Award Shows Are Fucking Terrible

Why all award shows are demoralizing mind rot.


Remember when someone took twelve years to make a movie and it was just okay? I mean, it still won all of the awards it was supposed to—this industry is too mathematical for it not to—but I have to disagree with the folks over at Roger “we gave Gigli three stars” Ebert dot com’s assessment of Boyhood as “indescribably moving.” And not just because calling a thing indescribable is, itself, technically a type of description.*

Can you imagine the decade-long boner that this director had to have for himself, though? Just going to bed every night, knowing that in ten years he would be blindly issued a rubber stamp of approval by the fucking Methuselahs who vote on this shit. That all he needed to do was show up with a camera every so often and pay Coldplay some royalties. Think about the 4,383 days he spent believing he’s creating this haterproof time capsule, and that anyone who doesn’t want to look like an uncultured knave would have to nod along because it’s indescribably fucking moving!

“Well that was merely one year out of The Academy Awards’ storied hist’ry. But a flash in the pan!” You scoff, while motorboating a tub of mayonnaise.

And what a banner year it was! 2015 also saw best film nominee, American Sniper, a legit piece of wartime propaganda that glorified a racist psychopath. It was also the year that the Academy’s bias toward white people (and films about being white) finally drew mainstream attention. But, hashtag campaigns aside, let’s not kid ourselves into thinking that the Academy Awards will ever become a meritocracy.

Look no further than 2016’s Best Actor: Leonardo DiCaprio. The Revenant was utterly forgettable, but they needed an excuse to give Leo an Oscar for literally any one of the legitimately good films he’s acted in this decade. Of course, Leo was snubbed the previous year due to The McConaissance—a word I am loathe to use, lest the rotting clerics at Entertainment Weekly grow stronger.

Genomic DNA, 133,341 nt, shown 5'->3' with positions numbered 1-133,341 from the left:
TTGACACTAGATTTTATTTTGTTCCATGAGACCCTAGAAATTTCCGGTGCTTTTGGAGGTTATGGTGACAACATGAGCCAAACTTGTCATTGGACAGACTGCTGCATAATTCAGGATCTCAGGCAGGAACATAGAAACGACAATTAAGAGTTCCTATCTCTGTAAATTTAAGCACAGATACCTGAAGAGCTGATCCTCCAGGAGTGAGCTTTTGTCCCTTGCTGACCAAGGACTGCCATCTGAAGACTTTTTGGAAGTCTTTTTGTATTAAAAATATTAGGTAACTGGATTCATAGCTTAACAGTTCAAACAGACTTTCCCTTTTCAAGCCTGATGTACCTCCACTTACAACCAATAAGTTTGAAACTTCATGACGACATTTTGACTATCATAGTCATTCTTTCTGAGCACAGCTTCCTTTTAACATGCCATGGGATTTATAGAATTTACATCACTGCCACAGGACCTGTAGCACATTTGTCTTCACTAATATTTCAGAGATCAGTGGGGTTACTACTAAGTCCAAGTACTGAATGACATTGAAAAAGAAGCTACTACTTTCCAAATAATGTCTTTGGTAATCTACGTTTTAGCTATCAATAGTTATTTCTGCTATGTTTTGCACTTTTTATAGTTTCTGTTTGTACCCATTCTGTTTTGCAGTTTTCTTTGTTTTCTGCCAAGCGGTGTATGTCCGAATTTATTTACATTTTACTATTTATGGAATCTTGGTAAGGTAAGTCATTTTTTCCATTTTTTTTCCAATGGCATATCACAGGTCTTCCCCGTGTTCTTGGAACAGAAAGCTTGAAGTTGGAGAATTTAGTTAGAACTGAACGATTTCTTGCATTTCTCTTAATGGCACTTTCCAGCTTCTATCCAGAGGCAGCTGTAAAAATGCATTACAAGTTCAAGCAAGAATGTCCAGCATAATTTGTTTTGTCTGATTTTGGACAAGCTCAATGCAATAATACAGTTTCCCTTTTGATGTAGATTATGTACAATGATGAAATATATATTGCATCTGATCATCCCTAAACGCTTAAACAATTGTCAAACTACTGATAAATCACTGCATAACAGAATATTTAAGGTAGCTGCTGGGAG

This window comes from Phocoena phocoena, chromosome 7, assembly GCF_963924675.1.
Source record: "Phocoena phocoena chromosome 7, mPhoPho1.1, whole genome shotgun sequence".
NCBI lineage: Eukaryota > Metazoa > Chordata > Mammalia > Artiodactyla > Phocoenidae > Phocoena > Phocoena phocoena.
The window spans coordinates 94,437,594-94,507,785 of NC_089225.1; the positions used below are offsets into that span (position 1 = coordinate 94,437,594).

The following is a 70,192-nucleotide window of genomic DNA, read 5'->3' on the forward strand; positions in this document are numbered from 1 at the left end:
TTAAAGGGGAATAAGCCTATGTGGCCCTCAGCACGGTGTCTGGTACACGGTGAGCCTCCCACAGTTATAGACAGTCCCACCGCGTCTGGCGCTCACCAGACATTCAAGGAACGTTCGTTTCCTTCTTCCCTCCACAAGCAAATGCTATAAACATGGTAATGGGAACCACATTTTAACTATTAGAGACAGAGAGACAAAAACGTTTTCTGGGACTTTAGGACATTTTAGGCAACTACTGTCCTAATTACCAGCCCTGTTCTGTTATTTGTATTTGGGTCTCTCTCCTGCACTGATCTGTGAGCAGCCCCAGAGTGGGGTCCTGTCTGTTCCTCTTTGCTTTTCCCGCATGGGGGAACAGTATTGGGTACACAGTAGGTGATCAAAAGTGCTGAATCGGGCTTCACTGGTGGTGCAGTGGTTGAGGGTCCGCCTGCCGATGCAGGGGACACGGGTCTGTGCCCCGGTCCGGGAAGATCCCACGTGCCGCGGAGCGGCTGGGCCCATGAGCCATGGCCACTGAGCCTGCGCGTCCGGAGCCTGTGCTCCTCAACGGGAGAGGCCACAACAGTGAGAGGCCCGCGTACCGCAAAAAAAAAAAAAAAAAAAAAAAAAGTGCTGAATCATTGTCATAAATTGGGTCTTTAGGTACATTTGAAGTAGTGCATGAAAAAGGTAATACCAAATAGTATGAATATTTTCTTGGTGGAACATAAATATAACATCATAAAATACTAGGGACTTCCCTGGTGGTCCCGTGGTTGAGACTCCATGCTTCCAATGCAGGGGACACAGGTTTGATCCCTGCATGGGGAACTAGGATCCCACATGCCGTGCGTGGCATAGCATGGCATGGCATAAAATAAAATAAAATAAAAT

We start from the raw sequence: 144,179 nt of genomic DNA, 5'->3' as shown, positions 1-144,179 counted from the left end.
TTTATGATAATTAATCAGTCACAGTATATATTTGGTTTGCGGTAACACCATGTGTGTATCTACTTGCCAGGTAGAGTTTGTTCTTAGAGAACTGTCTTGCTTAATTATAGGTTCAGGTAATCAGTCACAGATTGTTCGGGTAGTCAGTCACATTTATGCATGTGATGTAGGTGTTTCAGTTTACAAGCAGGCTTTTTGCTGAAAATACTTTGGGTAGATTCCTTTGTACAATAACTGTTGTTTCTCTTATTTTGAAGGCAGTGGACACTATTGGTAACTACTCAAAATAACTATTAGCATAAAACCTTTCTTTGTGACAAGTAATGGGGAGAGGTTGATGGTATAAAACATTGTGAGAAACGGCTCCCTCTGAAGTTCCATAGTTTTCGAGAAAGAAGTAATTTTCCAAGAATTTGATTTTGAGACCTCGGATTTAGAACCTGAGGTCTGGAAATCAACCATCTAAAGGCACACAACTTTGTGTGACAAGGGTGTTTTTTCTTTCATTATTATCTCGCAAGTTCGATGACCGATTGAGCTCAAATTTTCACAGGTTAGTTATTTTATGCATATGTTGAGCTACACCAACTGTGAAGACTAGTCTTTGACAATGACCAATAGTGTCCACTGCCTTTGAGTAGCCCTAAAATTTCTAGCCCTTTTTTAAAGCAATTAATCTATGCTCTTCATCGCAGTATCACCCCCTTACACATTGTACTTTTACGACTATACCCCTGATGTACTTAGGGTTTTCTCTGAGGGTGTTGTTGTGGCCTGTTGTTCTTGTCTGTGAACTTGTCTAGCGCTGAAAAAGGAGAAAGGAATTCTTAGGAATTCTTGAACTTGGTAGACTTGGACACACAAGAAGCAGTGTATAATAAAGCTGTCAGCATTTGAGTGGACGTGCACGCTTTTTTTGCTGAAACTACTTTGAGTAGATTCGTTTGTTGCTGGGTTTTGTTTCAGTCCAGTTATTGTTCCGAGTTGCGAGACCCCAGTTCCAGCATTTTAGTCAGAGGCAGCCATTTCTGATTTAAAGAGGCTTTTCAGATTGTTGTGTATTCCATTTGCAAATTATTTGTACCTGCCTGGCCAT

Image: Paramount Pictures
Yet another political move, making right for when McConachie got snubbed for the 2006 Sarah Jessica Parker vehicle—Failure to Launch.

“Everyone knows The Oscars are politicized. That’s why I go to exclusive indie film festivals where people appreciate raw talent” you remark to your trusted baristx, Tristopher.

That’s hard to argue against. Film festivals, like Tribecca and Sundance, represent that next echelon of film. That’s right—only true cinemaphiles attend these things, baby! You can tell if someone is a cinemphile, of course, because they will be having sex with a movie. Sadly, the typical film festival goer has the same level of nuance to their personality as the typical Bonnaroo attendee. And while it may be some low-hanging fruit to make fun of this clique, it has forever remained nigh-impossible to call out their elite tastes.